When a practitioner purchases a practice, they tend to purchase more than just the goodwill. If there is equipment, inventory, or supplies, there is a State Sales Tax that is required to be paid within a certain time period after the closing. It is vital that the purchaser understands their obligations as it relates to the payment of this tax after the closing has been finalized.
During the negotiations of the Asset Purchase Agreement, it is important for the purchaser to speak with their accountant, along with their attorney, about the allocation of the purchase price. Specifically regarding the amounts to be allocated to goodwill, restrictive covenant, but most importantly the amounts allocated towards the equipment, supplies, and inventory being purchased. If the purchase is being funded through a financial institution, the buyer may want to also consider discussing the potential sales tax owed based on the allocation of the purchase price and to include that amount as part of the funds being received by the bank.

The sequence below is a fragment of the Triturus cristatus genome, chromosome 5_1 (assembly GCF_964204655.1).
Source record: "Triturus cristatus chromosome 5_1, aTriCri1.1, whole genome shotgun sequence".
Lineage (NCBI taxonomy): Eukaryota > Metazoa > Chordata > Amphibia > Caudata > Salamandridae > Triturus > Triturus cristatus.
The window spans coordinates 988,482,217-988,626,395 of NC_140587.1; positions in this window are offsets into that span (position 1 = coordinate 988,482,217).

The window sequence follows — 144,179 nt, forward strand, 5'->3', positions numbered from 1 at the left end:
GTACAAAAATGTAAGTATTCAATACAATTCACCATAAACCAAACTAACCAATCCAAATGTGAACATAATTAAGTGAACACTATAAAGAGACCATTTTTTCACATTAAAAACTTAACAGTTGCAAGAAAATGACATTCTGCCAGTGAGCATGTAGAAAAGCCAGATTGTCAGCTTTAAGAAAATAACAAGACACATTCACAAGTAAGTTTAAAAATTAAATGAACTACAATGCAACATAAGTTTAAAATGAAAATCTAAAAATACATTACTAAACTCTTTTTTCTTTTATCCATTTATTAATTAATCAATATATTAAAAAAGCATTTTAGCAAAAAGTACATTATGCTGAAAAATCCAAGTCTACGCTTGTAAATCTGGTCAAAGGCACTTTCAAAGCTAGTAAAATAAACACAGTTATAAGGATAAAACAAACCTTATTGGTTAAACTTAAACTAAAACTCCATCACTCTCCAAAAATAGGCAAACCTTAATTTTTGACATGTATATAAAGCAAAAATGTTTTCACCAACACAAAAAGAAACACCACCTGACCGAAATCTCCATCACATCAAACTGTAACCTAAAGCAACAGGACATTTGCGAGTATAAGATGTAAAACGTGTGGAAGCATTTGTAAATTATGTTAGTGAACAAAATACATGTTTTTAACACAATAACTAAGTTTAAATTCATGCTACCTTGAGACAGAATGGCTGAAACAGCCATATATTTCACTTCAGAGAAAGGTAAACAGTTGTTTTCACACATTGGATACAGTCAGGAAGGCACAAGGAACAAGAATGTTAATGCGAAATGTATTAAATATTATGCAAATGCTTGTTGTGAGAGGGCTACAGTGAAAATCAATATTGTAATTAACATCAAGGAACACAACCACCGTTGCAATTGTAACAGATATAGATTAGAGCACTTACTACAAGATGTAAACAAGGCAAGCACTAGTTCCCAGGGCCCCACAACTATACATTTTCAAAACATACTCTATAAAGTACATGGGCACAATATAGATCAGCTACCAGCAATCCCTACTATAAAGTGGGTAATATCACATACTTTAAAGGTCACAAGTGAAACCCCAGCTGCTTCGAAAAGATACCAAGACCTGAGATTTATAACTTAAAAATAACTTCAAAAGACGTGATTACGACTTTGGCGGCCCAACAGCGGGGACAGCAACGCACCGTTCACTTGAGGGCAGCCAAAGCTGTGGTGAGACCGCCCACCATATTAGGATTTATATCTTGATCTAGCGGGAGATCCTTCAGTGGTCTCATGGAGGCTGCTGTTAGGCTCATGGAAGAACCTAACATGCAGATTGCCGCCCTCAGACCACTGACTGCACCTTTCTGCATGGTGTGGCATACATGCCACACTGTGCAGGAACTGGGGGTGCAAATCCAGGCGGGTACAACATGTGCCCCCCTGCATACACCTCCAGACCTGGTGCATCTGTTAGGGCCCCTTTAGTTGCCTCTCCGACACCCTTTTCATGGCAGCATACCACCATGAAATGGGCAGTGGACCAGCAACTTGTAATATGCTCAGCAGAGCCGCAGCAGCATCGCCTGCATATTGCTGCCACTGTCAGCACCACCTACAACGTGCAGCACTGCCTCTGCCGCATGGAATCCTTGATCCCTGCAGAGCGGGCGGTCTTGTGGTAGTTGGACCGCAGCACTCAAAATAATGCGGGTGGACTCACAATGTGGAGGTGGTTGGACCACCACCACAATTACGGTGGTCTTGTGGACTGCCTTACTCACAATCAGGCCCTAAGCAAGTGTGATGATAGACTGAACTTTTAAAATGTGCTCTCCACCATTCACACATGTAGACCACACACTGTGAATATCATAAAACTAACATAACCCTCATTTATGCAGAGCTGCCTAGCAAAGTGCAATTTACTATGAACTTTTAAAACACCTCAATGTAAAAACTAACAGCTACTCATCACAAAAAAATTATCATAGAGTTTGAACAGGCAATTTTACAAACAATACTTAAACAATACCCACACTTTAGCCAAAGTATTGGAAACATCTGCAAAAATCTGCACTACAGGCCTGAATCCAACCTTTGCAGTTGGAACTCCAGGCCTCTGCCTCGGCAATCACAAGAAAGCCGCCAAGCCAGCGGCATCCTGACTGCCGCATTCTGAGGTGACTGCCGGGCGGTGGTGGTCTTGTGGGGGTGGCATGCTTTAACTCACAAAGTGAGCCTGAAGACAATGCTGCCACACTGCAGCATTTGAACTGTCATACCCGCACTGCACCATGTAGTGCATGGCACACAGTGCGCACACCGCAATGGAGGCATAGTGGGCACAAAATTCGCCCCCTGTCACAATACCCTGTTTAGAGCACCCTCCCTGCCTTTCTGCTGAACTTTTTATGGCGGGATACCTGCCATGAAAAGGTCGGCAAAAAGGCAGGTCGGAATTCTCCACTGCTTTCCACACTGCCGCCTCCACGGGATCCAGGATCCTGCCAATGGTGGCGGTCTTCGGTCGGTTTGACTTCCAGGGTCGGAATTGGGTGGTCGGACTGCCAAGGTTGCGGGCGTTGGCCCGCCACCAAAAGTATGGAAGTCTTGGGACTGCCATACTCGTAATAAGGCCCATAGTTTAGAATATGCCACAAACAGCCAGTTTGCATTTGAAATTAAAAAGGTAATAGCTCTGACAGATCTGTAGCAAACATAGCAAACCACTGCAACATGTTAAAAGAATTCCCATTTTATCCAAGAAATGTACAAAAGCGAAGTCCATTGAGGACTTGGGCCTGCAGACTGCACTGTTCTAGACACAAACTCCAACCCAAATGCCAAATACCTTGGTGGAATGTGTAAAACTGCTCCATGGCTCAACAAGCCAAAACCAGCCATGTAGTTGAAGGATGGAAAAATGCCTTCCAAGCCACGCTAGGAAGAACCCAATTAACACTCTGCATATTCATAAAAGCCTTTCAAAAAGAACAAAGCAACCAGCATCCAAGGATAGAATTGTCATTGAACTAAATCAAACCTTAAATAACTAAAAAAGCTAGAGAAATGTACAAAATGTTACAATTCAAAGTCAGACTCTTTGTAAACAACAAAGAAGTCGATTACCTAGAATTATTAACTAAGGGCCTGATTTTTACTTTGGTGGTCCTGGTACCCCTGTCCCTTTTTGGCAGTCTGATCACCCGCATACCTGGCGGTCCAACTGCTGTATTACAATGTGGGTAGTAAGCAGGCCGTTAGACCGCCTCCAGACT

In New York State, the sales tax percentage varies from county to county, so it is important to know the precise rate for the county in which the practice resides. By multiplying the allocated amount agreed upon on the equipment, inventory, and supplies of the practice by the proper sales tax, the purchaser can present an accurate figure to their lenders.
In addition, it is important to utilize the correct form with the state, in order to avoid any delays to the closing date. Working with their attorneys and accountants will ensure that the forms will be completed and submitted properly.
Overall, when purchasing a practice, the buyer should be aware of the potential state sales tax owed on the assets of the practice, as this is an amount that is in addition to the agreed upon purchase price. Therefore, the Asset Purchase Agreement should contain language that is clear on the following: 1) the allocation for equipment, inventory, and supplies and 2) the responsibility of the parties as it relates to the taxes associated with the purchase of the practice.
Stephanie J. Rodin, Esq.
Rodin Legal, P.C.
Tel: (917) 345-8972
Fax: (917) 591-4428